Yesterday I recorded a conversation with Viv McWaters and Roland Harwood on the theme of The Tyranny of the Explicit. We explore how the need for certainty in an uncertain world the over reliance on metrics and the demand that learning be made explicit, can often kill energy in meetings and get in the way of innovation.
(This has been a theme of mine for a while: here are various related posts over the years. In fact, it’s one of three tyrannies Viv and I will explore further in our upcoming Crumbs! workshop.)
Here’s the podcast and some show notes:
Download the Podcast (22m, 9MB)
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This isn’t a transcript, just a rough guide, with all the pitfalls that go with trying to summarise a human conversation in text.
0.10 Johnnie paraphrases Woody Allen ( the exact quote is “My heart’s desire is to forge in the smithy of my soul the uncreated conscience of my race. And then see if I can get them mass-produced in plastic”) … and introduces the subject of the tyranny of the explicit: how we take the sublime/complex and try to make it into something measurable/deliverable/saleable. How as a facilitator he sees this often killing the dynamism of meetings
1.20 Roland: Recognise desire of organisations to pin things down in numbers. “The only metric I use is one of time”. Getting away from trying to sum up nebulous agreements/measures
2.00 R: there is a need to be explict at some point but most organisations try to do it much too early
2.20 Viv: Calling it a tyranny names “this process that absolutely drives me nuts”; refers to post by Roland about conversations, then relationships, then transactions. “All the numbers in the world aren’t worth anything… unless you’ve built relationships.”
3.30 R: There is value in giving something a name… so there is a role for the exlicit.
4.00 J: Yes, it’s a paradox. There has to be a role for naming the elephant in the room; the thing is to avoid addiction to the explicit at the expense of the vague, the uncertain and the implicit. Pressure in meetings leading to “premature encapsulation” – lots of post it notes and the next day, no-one wants to actually implement any of them.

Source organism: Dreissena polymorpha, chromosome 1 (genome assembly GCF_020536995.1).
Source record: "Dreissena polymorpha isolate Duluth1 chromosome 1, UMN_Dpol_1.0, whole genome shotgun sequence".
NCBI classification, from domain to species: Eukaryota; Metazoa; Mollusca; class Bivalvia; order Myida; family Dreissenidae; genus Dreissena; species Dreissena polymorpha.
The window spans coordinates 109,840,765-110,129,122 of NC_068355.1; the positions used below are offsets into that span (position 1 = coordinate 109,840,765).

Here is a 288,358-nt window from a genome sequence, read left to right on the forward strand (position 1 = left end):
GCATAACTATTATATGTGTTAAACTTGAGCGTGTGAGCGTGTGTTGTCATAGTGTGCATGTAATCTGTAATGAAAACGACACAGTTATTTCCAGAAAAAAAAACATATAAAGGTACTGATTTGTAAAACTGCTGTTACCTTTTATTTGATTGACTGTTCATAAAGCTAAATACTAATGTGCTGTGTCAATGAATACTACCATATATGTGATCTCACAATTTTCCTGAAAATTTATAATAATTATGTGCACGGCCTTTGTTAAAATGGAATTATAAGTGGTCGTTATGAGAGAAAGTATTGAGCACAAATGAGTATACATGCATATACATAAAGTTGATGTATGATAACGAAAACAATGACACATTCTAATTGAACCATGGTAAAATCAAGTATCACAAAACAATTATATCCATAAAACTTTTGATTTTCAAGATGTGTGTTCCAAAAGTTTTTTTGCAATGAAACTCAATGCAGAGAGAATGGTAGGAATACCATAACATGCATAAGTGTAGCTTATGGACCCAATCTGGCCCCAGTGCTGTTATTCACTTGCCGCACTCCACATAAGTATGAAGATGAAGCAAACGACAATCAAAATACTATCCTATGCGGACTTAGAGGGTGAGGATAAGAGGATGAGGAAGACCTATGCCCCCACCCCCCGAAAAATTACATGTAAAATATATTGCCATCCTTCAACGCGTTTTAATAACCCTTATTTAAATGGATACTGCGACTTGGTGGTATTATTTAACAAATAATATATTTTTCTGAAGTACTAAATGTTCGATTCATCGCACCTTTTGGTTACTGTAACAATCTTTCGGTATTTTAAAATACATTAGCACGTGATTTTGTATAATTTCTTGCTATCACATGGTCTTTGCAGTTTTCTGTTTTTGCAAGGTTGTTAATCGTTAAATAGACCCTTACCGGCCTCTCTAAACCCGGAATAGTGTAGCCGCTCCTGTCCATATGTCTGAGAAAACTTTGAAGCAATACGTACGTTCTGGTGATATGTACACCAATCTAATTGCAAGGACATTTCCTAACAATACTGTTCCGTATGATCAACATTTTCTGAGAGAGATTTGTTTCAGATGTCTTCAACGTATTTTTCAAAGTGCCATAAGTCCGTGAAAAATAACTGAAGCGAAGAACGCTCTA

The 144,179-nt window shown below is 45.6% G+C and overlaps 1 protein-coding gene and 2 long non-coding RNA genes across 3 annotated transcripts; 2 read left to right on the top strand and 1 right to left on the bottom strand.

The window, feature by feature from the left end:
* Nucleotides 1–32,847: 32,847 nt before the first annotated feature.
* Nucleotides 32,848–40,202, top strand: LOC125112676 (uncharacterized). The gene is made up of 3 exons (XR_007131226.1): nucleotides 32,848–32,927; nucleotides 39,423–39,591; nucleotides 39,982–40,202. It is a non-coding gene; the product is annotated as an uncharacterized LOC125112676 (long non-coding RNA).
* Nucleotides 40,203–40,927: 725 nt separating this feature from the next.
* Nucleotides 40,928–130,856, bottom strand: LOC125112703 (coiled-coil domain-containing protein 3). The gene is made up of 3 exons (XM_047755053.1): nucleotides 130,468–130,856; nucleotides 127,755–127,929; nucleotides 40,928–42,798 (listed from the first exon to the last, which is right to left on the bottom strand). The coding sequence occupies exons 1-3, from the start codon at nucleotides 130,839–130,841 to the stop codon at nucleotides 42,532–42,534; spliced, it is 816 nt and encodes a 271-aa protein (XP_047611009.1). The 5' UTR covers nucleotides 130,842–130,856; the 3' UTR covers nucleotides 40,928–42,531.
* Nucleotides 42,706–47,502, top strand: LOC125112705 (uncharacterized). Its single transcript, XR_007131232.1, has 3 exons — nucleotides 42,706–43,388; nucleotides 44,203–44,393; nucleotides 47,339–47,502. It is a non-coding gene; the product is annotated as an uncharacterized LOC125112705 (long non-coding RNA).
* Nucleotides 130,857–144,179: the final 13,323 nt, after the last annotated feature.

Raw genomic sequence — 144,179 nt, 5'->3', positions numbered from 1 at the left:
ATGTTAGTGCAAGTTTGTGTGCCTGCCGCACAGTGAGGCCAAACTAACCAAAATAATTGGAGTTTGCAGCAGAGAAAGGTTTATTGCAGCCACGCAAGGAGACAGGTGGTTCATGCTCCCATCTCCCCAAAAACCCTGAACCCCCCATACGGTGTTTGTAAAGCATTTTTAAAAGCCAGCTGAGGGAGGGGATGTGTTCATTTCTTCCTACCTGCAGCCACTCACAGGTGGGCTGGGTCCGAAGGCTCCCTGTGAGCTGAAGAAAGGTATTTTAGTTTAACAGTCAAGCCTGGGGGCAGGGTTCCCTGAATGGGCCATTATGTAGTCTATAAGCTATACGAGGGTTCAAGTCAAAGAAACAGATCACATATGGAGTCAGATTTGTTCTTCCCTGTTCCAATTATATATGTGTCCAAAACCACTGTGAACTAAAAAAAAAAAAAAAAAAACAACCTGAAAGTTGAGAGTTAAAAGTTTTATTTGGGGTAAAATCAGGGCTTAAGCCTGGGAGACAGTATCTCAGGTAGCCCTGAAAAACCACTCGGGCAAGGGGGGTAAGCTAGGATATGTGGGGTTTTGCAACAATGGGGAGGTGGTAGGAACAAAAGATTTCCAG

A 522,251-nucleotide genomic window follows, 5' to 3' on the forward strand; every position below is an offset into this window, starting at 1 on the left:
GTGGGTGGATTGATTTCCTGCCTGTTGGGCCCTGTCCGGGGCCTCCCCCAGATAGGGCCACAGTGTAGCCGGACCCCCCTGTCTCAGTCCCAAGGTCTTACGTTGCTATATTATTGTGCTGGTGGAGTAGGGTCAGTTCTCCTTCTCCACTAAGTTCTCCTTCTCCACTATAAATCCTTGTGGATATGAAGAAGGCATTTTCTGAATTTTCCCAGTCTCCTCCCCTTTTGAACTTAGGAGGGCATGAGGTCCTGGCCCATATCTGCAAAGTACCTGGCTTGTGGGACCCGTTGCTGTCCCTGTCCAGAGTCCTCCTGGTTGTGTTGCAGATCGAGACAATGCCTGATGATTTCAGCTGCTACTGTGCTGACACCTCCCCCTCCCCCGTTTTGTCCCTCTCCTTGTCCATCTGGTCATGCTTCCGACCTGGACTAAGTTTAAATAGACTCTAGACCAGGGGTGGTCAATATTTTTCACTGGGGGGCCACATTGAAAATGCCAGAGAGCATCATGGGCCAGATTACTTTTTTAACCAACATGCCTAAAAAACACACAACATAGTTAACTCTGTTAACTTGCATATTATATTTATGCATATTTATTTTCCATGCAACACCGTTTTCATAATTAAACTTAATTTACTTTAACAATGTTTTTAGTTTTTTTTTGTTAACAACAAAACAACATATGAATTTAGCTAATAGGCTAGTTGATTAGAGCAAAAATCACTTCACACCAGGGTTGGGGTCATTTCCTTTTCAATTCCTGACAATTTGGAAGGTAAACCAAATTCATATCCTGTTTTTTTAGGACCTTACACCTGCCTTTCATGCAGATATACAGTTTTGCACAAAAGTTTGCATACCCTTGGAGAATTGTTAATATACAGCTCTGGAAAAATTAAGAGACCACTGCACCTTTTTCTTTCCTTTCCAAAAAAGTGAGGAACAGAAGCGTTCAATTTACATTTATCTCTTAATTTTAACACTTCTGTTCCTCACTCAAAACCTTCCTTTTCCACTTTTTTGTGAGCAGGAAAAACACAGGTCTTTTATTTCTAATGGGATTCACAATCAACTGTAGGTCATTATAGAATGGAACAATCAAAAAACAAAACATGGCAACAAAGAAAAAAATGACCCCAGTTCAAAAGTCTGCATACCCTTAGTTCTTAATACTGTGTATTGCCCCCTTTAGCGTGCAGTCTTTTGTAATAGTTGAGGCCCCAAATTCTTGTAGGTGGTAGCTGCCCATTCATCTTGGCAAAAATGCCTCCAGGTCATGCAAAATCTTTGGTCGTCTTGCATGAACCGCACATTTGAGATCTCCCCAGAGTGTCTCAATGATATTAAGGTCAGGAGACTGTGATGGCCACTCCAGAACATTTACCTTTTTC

5.25 R: Dealing with large organisations, they crave Return on Investment. They want to start there, so we can begin with that but as conversation develops you tap into what the real issues are, which are often political and social.
6.35 V: The numbers start to take over from everything else. eg in Australian education system’s league tables leading to false comparisons. Unintended consequences, it’s become a monster.
7.55 R identifies with that and relates his experience as a parent looking at all the school performance data but then exercising judgement. Chooses a school he thinks is brilliant despite some test scores not being so good. Those data are often based on very limited interaction. Can’t use metrics to abdicate responsibility.
9.40 J: Nothing wrong with measures but we must create a space in which that data is held, judged, reflected on.
10.40 V: The dangerous allure of certainty. Relates it to this TED talk by Barry Schwartz about the peril of having too many choices: We fall back on numbers to cope with choice overload.
12.00 R: Excited by the way, with economic downturn, the experts are proving so massively to be wrong. Moving from an age of certainty and metrics to one where people might take more responsibility for their decisions.
13.15 J talks about the pitfalls of insisting on having models for everything. The downside of making all learning explicit (echoing this post)
15:10 R talks about how he responds when people ask him how NESTA measures its effectiveness. Usefulness and helpfulness. Poss dangers of having no hard metrics.
16.25 V has a go at the trend for increasing numbers of “accreditation programmes” for eg knowledge managment and accreditation. She and J look at the pitfalls of this aspect of explicitness.
20.00 R talks about the Newtonian, cause-and-effect worldview and the new physics of uncertainty. “It’s not about certainty, it’s about responsiveness and responsibility.”